Australia accused of shirking responsibility
Australia's government has been criticised for shirking responsibility for the plight of asylum seekers and refugees caught up in its offshore processing centres on Nauru and Manus Island, Papua New Guinea.
Australia's government has been criticised for shirking responsibility for the plight of people caught up in its offshore processing centres.
A new report by human rights NGOs found Australia is ignoring a wide range of rights abuses against asylum seekers and refugees on Nauru.
Furthermore, attempts by Papua New Guinea's Supreme Court to have Canberra comply with a ruling that holding people against their will on Manus Island is illegal have been knocked back.
Johnny Blades has more.
Researchers for Human Rights Watch and Amnesty International found that the 1,200 men, women and children forcibly transferred to Nauru were being subjected to abuses such as sexual harassment, denial of medical care and general inhumane treatment. It has largely been hidden behind a wall of secrecy as outside access to the Nauru centre, like Manus, is tightly restricted. But in a statement, Australia's Department of Immigration and Border Protection said it strongly refuted many of the report's allegations, and that it did not exert control over Nauru's laws.
DEPARTMENT OF IMMIGRATION AND BORDER PROTECTION: "Australia does, however, provide support to the Government of Nauru by funding accommodation and support services for all transferees and refugees, including welfare and health services. We welcome independent scrutiny of regional processing matters, noting that access to the Centre is a matter for the Government of Nauru. All transferees are made aware of their rights and responsibilities while they are in the regional processing centre when they arrive, including how to make enquiries or complaints through safe and confidential channels."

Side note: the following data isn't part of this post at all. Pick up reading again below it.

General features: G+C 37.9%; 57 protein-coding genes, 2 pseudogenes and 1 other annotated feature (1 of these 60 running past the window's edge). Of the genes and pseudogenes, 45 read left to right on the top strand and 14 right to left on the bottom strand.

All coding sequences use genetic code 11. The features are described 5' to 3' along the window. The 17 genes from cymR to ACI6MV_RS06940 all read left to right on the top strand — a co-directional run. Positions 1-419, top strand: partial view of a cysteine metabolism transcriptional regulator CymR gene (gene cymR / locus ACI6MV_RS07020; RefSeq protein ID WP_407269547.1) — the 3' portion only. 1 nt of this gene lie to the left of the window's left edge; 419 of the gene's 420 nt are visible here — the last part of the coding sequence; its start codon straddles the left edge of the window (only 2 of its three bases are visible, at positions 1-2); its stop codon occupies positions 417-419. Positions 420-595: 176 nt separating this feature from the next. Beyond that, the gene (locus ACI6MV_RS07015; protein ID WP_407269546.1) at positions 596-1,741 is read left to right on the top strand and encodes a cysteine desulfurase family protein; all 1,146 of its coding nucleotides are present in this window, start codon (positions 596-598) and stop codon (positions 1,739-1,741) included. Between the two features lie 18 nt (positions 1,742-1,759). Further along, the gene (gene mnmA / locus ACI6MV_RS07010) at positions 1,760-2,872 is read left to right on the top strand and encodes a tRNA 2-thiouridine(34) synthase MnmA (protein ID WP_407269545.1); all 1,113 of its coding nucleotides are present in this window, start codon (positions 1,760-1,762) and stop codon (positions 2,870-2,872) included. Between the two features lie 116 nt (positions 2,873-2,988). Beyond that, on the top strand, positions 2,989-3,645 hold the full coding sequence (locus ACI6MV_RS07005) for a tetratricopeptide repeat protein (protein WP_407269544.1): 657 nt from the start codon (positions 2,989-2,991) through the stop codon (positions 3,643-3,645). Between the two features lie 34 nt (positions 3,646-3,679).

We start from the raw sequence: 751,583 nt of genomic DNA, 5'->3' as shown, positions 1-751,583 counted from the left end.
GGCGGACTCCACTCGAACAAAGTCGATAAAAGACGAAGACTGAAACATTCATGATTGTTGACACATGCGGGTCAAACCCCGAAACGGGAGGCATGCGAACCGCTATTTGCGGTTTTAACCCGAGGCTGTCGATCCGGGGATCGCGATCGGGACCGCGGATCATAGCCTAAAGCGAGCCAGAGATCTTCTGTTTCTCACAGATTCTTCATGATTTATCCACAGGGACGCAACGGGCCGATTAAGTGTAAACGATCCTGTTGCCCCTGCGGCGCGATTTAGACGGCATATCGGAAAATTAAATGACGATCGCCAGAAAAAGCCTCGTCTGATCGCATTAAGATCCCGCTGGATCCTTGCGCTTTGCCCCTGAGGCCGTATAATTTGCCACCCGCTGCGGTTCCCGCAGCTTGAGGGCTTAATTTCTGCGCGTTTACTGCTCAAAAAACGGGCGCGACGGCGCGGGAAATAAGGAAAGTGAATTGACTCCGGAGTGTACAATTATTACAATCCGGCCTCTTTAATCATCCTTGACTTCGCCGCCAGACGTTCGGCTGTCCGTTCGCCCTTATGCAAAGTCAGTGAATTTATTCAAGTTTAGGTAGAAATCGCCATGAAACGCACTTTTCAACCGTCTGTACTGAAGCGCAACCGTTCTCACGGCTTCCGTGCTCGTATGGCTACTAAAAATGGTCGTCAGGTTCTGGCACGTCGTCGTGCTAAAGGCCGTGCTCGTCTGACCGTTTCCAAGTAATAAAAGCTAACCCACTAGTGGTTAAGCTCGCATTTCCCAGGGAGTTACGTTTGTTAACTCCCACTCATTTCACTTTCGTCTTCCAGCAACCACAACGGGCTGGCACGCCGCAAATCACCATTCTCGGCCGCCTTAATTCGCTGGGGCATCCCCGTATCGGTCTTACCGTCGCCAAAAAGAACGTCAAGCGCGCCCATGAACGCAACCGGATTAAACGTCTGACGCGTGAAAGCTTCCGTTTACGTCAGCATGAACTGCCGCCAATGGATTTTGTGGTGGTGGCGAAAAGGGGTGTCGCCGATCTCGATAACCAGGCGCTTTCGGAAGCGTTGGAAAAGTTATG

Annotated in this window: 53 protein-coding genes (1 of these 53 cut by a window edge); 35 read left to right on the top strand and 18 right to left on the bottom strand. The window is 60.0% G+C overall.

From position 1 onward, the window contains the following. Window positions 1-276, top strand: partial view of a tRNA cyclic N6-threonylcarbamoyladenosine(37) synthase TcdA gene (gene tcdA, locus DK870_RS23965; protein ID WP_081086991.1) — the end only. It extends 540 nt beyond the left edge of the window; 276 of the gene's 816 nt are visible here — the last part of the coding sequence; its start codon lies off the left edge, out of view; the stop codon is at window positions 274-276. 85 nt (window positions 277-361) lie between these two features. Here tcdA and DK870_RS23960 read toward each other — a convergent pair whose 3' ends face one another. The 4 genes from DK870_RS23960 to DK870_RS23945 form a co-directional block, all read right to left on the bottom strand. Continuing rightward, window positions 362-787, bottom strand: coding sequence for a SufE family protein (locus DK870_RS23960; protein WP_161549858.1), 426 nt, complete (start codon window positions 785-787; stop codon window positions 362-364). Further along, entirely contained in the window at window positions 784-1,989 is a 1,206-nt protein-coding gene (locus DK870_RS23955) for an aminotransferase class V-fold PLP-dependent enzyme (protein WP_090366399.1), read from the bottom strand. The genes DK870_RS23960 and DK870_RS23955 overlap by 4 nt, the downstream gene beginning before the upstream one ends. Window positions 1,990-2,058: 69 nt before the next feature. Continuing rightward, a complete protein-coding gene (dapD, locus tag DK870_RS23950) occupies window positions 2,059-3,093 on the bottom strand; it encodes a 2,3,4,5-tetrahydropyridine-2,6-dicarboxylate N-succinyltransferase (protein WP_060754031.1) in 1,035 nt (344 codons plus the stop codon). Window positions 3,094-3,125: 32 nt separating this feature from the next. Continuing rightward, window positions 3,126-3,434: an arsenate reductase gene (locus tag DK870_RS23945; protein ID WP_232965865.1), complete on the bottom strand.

The Department suggested the report was not an independent form of scrutiny, claiming the NGOs didn't consult with it in preparation of the report. HRW's Elaine Pearson says they didn't inform Canberra before going to Nauru because if they had done, their visas would most probably have been revoked.
ELAINE PEARSON: "So I don't think it's appropriate for the government to simply dismiss the allegations no the basis of the lack of consultation. In the past, we have repeatedly written to the department, we've sought meetings, particularly when I got back from Manus Island [in Papua New Guinea, which hosts another of Australia's offshore processing detention centres] when we issued a similar report and we've simply, at every turn, been stonewalled, and there's been a similar kind of knee-jerk response, saying offshore processing is here to stay, and no matter what issues are raised by human rights groups, that's just the way it's going to be. And I think it's really disappointing that there isn't more of a desire to engage in the substance of the allegations."
Meanwhile, PNG's Chief Justice Sir Salamo Injia requested that Canberra come forward about who is in charge of the Manus centre to indicate its plans for resettlement of over 900 detainees there. April's ruling made clear that the centre is illegal, leaving it incumbent on both PNG and Australian governments to take steps to comply with the court decision. However Canberra has denied the request, saying it's not a party to the case. Australia's Immigration Minister Peter Dutton has ruled out any of the refugees being resettled in Australia, and the refugees have made it clear they don't want to resettle in PNG. PNG's former top judge Sir Arnold Amet says the enforcement of the ruling is not progressing as it should.
SIR ARNOLD AMET: "That's why parties are going back to court, continually trying to find some sense on how to give effect and meaning to the court's judgement. It might be in that context that the Chief Justice is asking questions. Really it's a question to both countries to provide some permissible resolution to this and dismantle this place and move these people out from this detention centre."
Meanwhile, PNG authorities have given refugees on Manus a week to come up with arrangements, and funds, to repatriate the body of a Pakistani refugee who died after drowning at a waterfall on the island. Australia's government said funeral arrangements for asylum seekers and refugees who die in Manus are a matter for the PNG government.
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